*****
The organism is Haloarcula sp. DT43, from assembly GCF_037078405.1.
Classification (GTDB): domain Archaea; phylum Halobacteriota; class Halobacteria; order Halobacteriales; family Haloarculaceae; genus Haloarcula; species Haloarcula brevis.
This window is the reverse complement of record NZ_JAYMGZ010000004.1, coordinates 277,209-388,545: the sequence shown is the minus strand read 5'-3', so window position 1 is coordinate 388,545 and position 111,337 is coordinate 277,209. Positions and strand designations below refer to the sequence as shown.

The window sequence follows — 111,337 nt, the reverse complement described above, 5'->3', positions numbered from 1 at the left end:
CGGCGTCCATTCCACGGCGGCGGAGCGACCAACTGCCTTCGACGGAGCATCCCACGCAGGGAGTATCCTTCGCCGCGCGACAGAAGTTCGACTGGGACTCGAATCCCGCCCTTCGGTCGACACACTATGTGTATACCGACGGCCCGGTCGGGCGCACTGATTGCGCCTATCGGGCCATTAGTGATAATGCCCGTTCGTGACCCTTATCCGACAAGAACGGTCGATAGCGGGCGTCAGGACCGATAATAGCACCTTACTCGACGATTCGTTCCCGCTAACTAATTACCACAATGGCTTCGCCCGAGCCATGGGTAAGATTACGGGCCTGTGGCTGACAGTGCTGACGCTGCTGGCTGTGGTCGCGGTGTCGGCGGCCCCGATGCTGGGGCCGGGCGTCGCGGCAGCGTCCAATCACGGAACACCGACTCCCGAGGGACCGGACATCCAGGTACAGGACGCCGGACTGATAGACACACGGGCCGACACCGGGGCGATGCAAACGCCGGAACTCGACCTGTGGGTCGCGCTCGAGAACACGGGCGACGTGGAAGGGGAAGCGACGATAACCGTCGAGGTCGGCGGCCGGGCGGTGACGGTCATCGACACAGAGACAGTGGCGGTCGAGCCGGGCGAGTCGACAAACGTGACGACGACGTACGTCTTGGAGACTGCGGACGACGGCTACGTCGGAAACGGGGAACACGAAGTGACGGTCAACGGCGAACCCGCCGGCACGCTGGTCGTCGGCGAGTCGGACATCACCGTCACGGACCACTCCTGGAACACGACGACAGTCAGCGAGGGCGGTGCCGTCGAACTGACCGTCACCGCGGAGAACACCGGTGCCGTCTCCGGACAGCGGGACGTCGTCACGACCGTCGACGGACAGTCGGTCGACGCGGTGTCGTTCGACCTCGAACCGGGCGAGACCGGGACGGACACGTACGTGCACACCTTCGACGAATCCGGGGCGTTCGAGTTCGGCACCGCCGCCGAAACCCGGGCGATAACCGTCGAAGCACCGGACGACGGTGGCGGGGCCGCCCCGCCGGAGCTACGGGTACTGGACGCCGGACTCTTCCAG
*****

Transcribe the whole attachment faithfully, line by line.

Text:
The organism is Haloarcula sp. DT43, from assembly GCF_037078405.1.
Classification (GTDB): domain Archaea; phylum Halobacteriota; class Halobacteria; order Halobacteriales; family Haloarculaceae; genus Haloarcula; species Haloarcula brevis.
This window is the reverse complement of record NZ_JAYMGZ010000004.1, coordinates 277,209-388,545: the sequence shown is the minus strand read 5'-3', so window position 1 is coordinate 388,545 and position 111,337 is coordinate 277,209. Positions and strand designations below refer to the sequence as shown.

The window sequence follows — 111,337 nt, the reverse complement described above, 5'->3', positions numbered from 1 at the left end:
CGGCGTCCATTCCACGGCGGCGGAGCGACCAACTGCCTTCGACGGAGCATCCCACGCAGGGAGTATCCTTCGCCGCGCGACAGAAGTTCGACTGGGACTCGAATCCCGCCCTTCGGTCGACACACTATGTGTATACCGACGGCCCGGTCGGGCGCACTGATTGCGCCTATCGGGCCATTAGTGATAATGCCCGTTCGTGACCCTTATCCGACAAGAACGGTCGATAGCGGGCGTCAGGACCGATAATAGCACCTTACTCGACGATTCGTTCCCGCTAACTAATTACCACAATGGCTTCGCCCGAGCCATGGGTAAGATTACGGGCCTGTGGCTGACAGTGCTGACGCTGCTGGCTGTGGTCGCGGTGTCGGCGGCCCCGATGCTGGGGCCGGGCGTCGCGGCAGCGTCCAATCACGGAACACCGACTCCCGAGGGACCGGACATCCAGGTACAGGACGCCGGACTGATAGACACACGGGCCGACACCGGGGCGATGCAAACGCCGGAACTCGACCTGTGGGTCGCGCTCGAGAACACGGGCGACGTGGAAGGGGAAGCGACGATAACCGTCGAGGTCGGCGGCCGGGCGGTGACGGTCATCGACACAGAGACAGTGGCGGTCGAGCCGGGCGAGTCGACAAACGTGACGACGACGTACGTCTTGGAGACTGCGGACGACGGCTACGTCGGAAACGGGGAACACGAAGTGACGGTCAACGGCGAACCCGCCGGCACGCTGGTCGTCGGCGAGTCGGACATCACCGTCACGGACCACTCCTGGAACACGACGACAGTCAGCGAGGGCGGTGCCGTCGAACTGACCGTCACCGCGGAGAACACCGGTGCCGTCTCCGGACAGCGGGACGTCGTCACGACCGTCGACGGACAGTCGGTCGACGCGGTGTCGTTCGACCTCGAACCGGGCGAGACCGGGACGGACACGTACGTGCACACCTTCGACGAATCCGGGGCGTTCGAGTTCGGCACCGCCGCCGAAACCCGGGCGATAACCGTCGAAGCACCGGACGACGGTGGCGGGGCCGCCCCGCCGGAGCTACGGGTACTGGACGCCGGACTCTTCCAG